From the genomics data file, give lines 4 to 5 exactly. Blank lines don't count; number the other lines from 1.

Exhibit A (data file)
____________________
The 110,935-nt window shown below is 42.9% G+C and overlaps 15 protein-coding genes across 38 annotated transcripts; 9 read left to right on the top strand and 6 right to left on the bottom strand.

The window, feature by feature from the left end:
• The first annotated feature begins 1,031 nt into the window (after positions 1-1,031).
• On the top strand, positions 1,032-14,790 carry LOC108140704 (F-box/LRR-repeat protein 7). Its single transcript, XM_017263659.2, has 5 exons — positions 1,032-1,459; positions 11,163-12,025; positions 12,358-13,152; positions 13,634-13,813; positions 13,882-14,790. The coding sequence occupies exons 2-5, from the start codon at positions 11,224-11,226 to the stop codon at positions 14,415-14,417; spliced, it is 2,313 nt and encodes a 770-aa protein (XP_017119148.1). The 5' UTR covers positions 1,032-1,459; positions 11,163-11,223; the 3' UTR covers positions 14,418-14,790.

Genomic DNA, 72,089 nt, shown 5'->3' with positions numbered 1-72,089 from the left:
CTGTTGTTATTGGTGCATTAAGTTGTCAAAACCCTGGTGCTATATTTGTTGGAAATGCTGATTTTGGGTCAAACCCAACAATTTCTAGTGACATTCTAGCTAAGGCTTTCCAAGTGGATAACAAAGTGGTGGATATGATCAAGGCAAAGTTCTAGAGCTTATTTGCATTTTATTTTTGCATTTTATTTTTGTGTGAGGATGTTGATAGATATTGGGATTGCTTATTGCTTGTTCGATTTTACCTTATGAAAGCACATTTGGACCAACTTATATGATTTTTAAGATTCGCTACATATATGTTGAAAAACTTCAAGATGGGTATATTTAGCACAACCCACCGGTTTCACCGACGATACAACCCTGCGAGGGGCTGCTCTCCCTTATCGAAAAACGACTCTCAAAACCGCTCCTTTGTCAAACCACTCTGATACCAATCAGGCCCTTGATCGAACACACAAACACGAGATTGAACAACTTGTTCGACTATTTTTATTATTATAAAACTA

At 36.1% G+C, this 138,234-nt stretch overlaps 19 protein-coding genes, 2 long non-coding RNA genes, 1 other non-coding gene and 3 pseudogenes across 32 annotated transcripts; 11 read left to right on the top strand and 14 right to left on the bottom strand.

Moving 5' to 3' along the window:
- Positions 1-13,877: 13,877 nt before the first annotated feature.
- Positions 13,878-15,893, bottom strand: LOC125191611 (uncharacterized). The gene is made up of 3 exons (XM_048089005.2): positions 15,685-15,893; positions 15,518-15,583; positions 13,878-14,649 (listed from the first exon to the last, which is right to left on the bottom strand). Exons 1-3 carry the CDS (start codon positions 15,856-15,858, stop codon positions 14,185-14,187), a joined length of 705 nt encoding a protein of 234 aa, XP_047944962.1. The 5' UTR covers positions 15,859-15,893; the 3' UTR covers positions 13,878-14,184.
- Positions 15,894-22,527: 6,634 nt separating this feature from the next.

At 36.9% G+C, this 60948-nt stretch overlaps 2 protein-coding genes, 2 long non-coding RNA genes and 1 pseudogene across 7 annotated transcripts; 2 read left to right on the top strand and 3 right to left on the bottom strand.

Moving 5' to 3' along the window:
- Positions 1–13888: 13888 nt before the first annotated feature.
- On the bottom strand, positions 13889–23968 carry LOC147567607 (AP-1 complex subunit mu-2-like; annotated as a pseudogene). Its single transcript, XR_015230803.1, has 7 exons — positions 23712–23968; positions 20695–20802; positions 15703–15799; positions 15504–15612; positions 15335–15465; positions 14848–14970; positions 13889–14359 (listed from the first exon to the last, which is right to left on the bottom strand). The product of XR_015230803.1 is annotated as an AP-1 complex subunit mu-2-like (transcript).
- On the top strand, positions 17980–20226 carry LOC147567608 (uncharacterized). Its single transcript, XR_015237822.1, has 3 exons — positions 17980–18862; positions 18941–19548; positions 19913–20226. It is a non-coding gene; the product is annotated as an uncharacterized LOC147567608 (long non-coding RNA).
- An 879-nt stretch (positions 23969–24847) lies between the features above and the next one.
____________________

• On the top strand, positions 1,032-14,790 carry LOC108140704 (F-box/LRR-repeat protein 7). Its single transcript, XM_017263659.2, has 5 exons — positions 1,032-1,459; positions 11,163-12,025; positions 12,358-13,152; positions 13,634-13,813; positions 13,882-14,790. The coding sequence occupies exons 2-5, from the start codon at positions 11,224-11,226 to the stop codon at positions 14,415-14,417; spliced, it is 2,313 nt and encodes a 770-aa protein (XP_017119148.1). The 5' UTR covers positions 1,032-1,459; positions 11,163-11,223; the 3' UTR covers positions 14,418-14,790.

Genomic DNA, 72,089 nt, shown 5'->3' with positions numbered 1-72,089 from the left: